LF310 -- Greek Mythology -- Fall
Trojan Saga, the Iliad, and
the Fall of Troy
- The Trojan royal family, p. 356
- The House of Atreus, p. 320
- Trojan Heroes: Hector,
Paris, Troilus, Deiphobus, Aeneas. Important allies: Sarpedon and Glaucos,
from Lycia; Rhesos, leader of the Thracians; Penthesileia, leader of the Amazons;
Memnon, leader of the Ethiopians. Dardanians is another name for the Trojans.
- Greek Heroes: Agamemnon
and Menelaus, sons of Atreus (the Atreids). Achilles, son of Peleus and Thetis,
from Phthia, and his Myrmidons; Ajax the Greater (Telamonian Ajax), from Salamis;
Teucer, a great archer, half brother of Ajax the Greater; Idomeneus, from
Crete; Ajax the Lesser (son of Oileus); Patroclos, cousin and best friend
of Achilles; Diomedes, from Argos, son of Tydeus; Odysseus, from Ithaca; Nestor,
from Pylos; Antilochus, his son; Philoctetes, archer who has Herakles bow
and arrows; Neoptolemos (new warrior), son of Achilles. The Greeks are called
Achaeans, Argives, Danaans.
from companion site to Classical Mythology.
Commentary, from companion site to Classical Mythology.
Review for the Iliad
- The title is derived from Ilion
or Ilium, another name for Troy, which was so called from Ilus, its legendary
- Homer, writing 750-700, is traditionally
from Chios or Smyrna, but certainly the poems originate from the coast of
Asia Minor. There is a very brief but useful entry on Homer.
- The oral tradition is recognizable
in objects mentioned that can have come only from the Mycenaean period, in
the repeated or formulaic passages, and in the epithets.
- The poem is written in dactylic
- The theme of the book is the tragedy
of war, from the point of view of both the victors and the victims. The heroics
of war are balanced against the pathos of wasted youth. The gods and their
relationships with human beings are proved to be arbitrary at best. The subject
of the poem is the wrath of Achilles, the best of the Achaeans, who is dishonored
by Agamemnon, king of men, wealthiest of kings, commander of all the Greek
armies. His power is in wealth, Achilles' is in merit. These two systems of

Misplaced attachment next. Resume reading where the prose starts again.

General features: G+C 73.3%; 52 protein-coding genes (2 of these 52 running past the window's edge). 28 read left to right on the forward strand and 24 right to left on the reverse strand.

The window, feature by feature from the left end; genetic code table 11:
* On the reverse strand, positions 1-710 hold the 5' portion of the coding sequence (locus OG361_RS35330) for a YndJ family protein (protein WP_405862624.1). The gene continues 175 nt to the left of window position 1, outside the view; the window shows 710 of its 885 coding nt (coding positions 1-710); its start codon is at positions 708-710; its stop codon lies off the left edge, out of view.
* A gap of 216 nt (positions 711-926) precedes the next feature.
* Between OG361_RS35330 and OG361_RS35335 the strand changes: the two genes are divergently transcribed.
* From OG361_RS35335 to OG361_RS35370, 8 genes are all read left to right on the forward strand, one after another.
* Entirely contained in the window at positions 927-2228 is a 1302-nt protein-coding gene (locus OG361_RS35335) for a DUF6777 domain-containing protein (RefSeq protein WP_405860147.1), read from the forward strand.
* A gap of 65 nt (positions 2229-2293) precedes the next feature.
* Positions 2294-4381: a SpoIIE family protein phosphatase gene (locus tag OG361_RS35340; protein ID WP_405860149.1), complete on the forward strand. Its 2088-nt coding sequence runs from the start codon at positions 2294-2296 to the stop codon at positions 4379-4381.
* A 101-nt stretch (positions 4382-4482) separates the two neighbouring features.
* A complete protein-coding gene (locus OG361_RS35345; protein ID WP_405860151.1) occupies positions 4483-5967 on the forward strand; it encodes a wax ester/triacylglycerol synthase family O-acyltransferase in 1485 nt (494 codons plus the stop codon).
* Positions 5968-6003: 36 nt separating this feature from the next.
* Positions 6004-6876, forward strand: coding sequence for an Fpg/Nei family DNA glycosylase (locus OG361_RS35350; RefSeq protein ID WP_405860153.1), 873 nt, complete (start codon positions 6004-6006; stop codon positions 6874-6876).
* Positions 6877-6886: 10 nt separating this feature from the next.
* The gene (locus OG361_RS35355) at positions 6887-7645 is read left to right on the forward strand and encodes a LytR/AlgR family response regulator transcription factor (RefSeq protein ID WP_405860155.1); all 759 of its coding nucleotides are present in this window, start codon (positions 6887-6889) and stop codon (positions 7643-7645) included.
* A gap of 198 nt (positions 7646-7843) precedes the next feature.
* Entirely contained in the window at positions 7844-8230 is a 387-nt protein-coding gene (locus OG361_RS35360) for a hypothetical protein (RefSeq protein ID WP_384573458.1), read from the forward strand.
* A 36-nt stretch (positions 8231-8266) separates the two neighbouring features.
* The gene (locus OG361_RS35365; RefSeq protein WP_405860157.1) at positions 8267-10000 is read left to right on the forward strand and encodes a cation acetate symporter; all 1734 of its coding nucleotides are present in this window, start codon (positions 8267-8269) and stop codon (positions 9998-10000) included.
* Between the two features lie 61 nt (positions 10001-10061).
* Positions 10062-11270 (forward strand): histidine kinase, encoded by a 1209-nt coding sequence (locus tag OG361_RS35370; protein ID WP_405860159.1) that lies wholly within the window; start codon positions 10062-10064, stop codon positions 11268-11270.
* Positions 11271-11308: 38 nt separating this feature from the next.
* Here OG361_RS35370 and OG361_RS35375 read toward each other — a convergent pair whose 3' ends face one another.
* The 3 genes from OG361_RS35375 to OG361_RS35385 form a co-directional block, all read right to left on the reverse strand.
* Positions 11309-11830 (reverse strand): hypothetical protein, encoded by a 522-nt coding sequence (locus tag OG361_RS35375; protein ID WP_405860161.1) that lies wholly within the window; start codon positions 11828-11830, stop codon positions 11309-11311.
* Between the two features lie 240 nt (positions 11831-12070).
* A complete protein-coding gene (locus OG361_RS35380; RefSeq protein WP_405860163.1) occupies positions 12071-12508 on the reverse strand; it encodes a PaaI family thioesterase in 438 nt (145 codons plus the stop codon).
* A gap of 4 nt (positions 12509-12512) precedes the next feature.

honor clash. Agamemnon deludes the men into thinking they can win the war
without Achilles, who, in withdrawing from the fight, brings disaster to his
friends and loses all he holds dear. We know the Greeks will eventually win,
but there is much sympathy for the Trojans, who fight for their homeland against
the invaders. The problem of Helen and Paris' guilt and why it must be punished
has to do with the host-guest laws and why they must not be broken. Homer's
attitude toward war shifts at different moments in the poem. Only with difficulty,
if at all, can the heroes reconcile the public code of honor with the private
price they must pay for it. The scenes of Hector in Troy and of Achilles mourning
Patroclus show this conflict most clearly.
- Book 1: The wrath of Achilles.
The plague sent by Apollo, whose priest, Chryses, has been dishonored. Chryseis
is returned, Briseis is taken from Achilles. Agamemnon dishonors (atime)
Achilles, the best of the Achaeans. Achilles withdraws from the fighting and
asks his mother, Thetis, for revenge. She asks Zeus to let the Trojans cause
trouble for the Greeks to remind them how much they need Achilles and how
dangerous it is to dishonor him. Agamemnon, although the wealthiest king,
cannot save them if Achilles does not fight. Zeus reluctantly agrees, but
Hera is unhappy. Hephaistos makes peace. The gods intervene in human affairs.
- Book 2: Zeus sends a dream
to Agamemnon, who tests the troops. Odysseus and Nestor are important in this
book. The gods continue to intervene. Nestor gives tactical advice. The troops